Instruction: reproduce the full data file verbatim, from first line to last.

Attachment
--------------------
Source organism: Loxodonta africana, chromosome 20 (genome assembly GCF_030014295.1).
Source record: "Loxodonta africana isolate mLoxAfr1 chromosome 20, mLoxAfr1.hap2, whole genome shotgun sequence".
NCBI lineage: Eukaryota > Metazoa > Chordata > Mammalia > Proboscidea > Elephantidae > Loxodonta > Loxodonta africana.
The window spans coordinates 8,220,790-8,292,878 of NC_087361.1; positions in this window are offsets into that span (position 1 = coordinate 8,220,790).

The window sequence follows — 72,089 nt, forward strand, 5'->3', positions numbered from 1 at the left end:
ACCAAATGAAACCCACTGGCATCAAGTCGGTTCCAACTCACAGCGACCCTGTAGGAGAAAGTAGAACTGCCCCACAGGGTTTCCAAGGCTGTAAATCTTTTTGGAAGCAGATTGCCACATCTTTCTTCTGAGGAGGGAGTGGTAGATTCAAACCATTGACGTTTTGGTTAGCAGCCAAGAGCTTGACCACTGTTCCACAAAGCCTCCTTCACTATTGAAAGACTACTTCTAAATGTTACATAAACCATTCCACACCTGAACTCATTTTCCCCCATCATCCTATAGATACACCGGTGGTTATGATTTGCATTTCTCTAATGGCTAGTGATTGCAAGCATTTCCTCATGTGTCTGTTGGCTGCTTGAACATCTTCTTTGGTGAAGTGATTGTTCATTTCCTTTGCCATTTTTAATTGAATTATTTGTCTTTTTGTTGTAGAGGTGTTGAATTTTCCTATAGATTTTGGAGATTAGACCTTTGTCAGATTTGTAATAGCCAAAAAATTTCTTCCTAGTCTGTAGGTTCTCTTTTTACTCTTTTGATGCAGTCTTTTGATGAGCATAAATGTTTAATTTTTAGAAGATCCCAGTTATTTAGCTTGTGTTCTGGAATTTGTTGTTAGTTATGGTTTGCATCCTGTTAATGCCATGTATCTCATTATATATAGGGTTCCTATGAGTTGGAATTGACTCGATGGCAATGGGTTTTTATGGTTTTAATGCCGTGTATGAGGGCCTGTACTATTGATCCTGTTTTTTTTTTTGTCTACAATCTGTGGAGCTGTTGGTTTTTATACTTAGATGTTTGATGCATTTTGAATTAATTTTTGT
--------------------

Source organism: Loxodonta africana, chromosome 20 (genome assembly GCF_030014295.1).
Source record: "Loxodonta africana isolate mLoxAfr1 chromosome 20, mLoxAfr1.hap2, whole genome shotgun sequence".
NCBI lineage: Eukaryota > Metazoa > Chordata > Mammalia > Proboscidea > Elephantidae > Loxodonta > Loxodonta africana.
The window spans coordinates 8,220,790-8,292,878 of NC_087361.1; positions in this window are offsets into that span (position 1 = coordinate 8,220,790).

The window sequence follows — 72,089 nt, forward strand, 5'->3', positions numbered from 1 at the left end:
ACCAAATGAAACCCACTGGCATCAAGTCGGTTCCAACTCACAGCGACCCTGTAGGAGAAAGTAGAACTGCCCCACAGGGTTTCCAAGGCTGTAAATCTTTTTGGAAGCAGATTGCCACATCTTTCTTCTGAGGAGGGAGTGGTAGATTCAAACCATTGACGTTTTGGTTAGCAGCCAAGAGCTTGACCACTGTTCCACAAAGCCTCCTTCACTATTGAAAGACTACTTCTAAATGTTACATAAACCATTCCACACCTGAACTCATTTTCCCCCATCATCCTATAGATACACCGGTGGTTATGATTTGCATTTCTCTAATGGCTAGTGATTGCAAGCATTTCCTCATGTGTCTGTTGGCTGCTTGAACATCTTCTTTGGTGAAGTGATTGTTCATTTCCTTTGCCATTTTTAATTGAATTATTTGTCTTTTTGTTGTAGAGGTGTTGAATTTTCCTATAGATTTTGGAGATTAGACCTTTGTCAGATTTGTAATAGCCAAAAAATTTCTTCCTAGTCTGTAGGTTCTCTTTTTACTCTTTTGATGCAGTCTTTTGATGAGCATAAATGTTTAATTTTTAGAAGATCCCAGTTATTTAGCTTGTGTTCTGGAATTTGTTGTTAGTTATGGTTTGCATCCTGTTAATGCCATGTATCTCATTATATATAGGGTTCCTATGAGTTGGAATTGACTCGATGGCAATGGGTTTTTATGGTTTTAATGCCGTGTATGAGGGCCTGTACTATTGATCCTGTTTTTTTTTTTGTCTACAATCTGTGGAGCTGTTGGTTTTTATACTTAGATGTTTGATGCATTTTGAATTAATTTTTGT